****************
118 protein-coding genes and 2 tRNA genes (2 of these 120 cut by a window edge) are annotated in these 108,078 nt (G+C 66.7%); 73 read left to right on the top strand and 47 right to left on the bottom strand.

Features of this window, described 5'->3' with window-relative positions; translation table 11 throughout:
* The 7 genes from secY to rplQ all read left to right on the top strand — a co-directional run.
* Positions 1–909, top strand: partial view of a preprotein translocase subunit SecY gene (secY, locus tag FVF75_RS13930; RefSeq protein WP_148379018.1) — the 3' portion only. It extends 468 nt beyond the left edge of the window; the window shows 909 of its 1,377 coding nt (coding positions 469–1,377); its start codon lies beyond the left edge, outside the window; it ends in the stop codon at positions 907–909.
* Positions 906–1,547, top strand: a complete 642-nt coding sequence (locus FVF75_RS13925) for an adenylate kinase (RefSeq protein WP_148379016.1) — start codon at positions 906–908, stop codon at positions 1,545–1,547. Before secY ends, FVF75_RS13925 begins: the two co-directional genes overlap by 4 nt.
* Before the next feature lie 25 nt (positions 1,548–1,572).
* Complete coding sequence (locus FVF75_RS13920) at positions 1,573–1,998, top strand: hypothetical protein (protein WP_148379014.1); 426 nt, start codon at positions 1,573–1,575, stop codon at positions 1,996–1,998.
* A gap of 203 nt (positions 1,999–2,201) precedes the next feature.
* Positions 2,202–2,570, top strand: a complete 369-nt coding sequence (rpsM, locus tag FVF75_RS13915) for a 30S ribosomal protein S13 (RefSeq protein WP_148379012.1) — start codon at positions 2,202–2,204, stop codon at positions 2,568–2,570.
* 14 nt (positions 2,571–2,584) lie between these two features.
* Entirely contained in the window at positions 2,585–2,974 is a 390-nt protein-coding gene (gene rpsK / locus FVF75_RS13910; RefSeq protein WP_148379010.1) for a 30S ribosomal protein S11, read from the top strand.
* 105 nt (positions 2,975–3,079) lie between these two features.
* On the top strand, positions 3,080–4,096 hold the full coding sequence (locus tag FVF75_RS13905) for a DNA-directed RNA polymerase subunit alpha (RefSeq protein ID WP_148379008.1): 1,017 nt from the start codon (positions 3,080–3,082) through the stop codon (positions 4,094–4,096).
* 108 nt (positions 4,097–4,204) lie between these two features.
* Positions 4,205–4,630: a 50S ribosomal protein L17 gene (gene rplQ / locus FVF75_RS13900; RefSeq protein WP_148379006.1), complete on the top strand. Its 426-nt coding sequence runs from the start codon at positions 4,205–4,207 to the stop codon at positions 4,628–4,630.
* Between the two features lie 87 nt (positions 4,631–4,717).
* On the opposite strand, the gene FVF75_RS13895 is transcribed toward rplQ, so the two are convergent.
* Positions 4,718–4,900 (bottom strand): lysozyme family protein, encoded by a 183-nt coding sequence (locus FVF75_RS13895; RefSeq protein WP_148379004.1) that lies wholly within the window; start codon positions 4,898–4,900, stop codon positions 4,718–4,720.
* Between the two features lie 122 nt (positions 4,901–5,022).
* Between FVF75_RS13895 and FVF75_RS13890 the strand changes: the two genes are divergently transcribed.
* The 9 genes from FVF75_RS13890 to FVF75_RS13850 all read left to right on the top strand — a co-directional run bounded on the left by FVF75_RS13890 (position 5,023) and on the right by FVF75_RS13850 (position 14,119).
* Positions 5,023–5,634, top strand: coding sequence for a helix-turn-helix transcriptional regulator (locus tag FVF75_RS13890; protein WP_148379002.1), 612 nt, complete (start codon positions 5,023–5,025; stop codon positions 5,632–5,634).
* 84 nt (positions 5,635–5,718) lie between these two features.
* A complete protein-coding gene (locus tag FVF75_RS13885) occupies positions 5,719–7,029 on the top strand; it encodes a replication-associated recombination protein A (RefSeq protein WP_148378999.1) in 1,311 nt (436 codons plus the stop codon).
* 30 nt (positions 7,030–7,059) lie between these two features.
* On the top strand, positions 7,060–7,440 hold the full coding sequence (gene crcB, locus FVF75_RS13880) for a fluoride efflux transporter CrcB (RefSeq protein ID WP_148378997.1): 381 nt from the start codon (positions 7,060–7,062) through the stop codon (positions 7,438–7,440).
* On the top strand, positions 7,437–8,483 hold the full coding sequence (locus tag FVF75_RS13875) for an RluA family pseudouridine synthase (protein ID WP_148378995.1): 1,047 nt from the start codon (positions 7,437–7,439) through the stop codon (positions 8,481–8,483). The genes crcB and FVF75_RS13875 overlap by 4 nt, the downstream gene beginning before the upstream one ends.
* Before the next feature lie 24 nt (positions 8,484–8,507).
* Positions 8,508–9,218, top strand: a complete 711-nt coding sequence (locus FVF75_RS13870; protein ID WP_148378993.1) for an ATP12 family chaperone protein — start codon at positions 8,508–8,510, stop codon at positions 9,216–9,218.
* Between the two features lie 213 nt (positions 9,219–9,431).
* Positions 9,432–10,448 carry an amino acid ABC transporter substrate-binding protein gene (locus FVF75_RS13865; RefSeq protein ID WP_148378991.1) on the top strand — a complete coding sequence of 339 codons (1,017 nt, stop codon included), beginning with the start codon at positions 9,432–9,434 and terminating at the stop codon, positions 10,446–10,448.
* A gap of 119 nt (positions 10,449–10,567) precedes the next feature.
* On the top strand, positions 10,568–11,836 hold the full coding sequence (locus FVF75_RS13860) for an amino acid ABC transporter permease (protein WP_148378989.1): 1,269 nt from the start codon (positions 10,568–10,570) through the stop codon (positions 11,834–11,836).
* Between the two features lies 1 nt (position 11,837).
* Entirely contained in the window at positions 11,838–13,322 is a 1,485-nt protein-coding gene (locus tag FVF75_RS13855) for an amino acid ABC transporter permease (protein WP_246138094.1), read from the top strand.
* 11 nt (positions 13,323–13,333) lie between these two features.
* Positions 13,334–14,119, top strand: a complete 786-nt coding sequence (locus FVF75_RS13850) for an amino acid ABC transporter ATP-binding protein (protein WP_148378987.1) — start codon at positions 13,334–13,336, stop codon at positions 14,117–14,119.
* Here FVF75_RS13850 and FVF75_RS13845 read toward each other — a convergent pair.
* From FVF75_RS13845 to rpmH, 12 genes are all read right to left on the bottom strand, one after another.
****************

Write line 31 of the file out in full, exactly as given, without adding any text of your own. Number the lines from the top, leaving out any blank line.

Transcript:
* Positions 9,432–10,448 carry an amino acid ABC transporter substrate-binding protein gene (locus FVF75_RS13865; RefSeq protein ID WP_148378991.1) on the top strand — a complete coding sequence of 339 codons (1,017 nt, stop codon included), beginning with the start codon at positions 9,432–9,434 and terminating at the stop codon, positions 10,446–10,448.